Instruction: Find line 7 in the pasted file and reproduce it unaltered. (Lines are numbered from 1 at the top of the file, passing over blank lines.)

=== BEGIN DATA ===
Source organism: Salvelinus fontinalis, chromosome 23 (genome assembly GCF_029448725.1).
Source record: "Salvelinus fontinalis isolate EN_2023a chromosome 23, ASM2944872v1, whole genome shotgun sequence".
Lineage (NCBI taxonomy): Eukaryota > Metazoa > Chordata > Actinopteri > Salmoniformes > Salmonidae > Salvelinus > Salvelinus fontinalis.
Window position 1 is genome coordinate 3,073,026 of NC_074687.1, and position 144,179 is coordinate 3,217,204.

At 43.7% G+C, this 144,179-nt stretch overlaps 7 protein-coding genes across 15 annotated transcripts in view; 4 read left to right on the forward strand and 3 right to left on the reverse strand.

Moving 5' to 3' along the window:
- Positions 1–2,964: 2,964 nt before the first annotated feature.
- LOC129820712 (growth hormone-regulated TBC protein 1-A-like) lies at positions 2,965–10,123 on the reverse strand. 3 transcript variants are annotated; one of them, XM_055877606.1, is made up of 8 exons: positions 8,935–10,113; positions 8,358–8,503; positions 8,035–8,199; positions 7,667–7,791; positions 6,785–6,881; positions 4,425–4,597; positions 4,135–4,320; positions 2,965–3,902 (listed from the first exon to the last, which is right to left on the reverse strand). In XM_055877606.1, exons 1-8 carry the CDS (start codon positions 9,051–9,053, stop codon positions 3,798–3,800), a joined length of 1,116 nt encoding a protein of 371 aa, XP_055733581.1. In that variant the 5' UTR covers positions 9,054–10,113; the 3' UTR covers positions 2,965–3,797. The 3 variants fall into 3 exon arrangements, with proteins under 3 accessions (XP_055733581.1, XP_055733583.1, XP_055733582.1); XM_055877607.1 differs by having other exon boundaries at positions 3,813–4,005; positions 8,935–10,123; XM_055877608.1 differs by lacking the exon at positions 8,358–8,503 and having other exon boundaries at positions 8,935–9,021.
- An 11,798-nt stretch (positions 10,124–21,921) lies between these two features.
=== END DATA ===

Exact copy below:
- Positions 1–2,964: 2,964 nt before the first annotated feature.